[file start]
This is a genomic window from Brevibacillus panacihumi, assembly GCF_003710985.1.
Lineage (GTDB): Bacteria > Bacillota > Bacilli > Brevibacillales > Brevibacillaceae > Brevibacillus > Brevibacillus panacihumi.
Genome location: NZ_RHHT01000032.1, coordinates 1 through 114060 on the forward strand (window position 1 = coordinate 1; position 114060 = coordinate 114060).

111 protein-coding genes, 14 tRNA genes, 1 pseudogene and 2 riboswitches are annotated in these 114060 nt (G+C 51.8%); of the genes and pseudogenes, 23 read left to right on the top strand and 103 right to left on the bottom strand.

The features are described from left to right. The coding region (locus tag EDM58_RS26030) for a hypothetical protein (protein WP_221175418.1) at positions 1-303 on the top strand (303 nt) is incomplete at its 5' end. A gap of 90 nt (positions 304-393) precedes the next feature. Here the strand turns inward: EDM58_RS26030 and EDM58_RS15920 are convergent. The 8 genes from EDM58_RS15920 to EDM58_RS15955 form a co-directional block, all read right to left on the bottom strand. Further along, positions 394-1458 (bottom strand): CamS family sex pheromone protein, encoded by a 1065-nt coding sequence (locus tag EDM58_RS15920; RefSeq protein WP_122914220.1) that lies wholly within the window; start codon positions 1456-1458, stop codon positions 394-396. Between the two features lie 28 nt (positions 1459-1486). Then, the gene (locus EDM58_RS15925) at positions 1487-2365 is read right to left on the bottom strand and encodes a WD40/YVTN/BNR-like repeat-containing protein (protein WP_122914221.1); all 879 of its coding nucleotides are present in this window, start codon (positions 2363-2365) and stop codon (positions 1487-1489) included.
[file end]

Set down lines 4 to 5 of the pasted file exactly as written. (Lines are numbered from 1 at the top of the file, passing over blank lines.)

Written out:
111 protein-coding genes, 14 tRNA genes, 1 pseudogene and 2 riboswitches are annotated in these 114060 nt (G+C 51.8%); of the genes and pseudogenes, 23 read left to right on the top strand and 103 right to left on the bottom strand.

The features are described from left to right. The coding region (locus tag EDM58_RS26030) for a hypothetical protein (protein WP_221175418.1) at positions 1-303 on the top strand (303 nt) is incomplete at its 5' end. A gap of 90 nt (positions 304-393) precedes the next feature. Here the strand turns inward: EDM58_RS26030 and EDM58_RS15920 are convergent. The 8 genes from EDM58_RS15920 to EDM58_RS15955 form a co-directional block, all read right to left on the bottom strand. Further along, positions 394-1458 (bottom strand): CamS family sex pheromone protein, encoded by a 1065-nt coding sequence (locus tag EDM58_RS15920; RefSeq protein WP_122914220.1) that lies wholly within the window; start codon positions 1456-1458, stop codon positions 394-396. Between the two features lie 28 nt (positions 1459-1486). Then, the gene (locus EDM58_RS15925) at positions 1487-2365 is read right to left on the bottom strand and encodes a WD40/YVTN/BNR-like repeat-containing protein (protein WP_122914221.1); all 879 of its coding nucleotides are present in this window, start codon (positions 2363-2365) and stop codon (positions 1487-1489) included.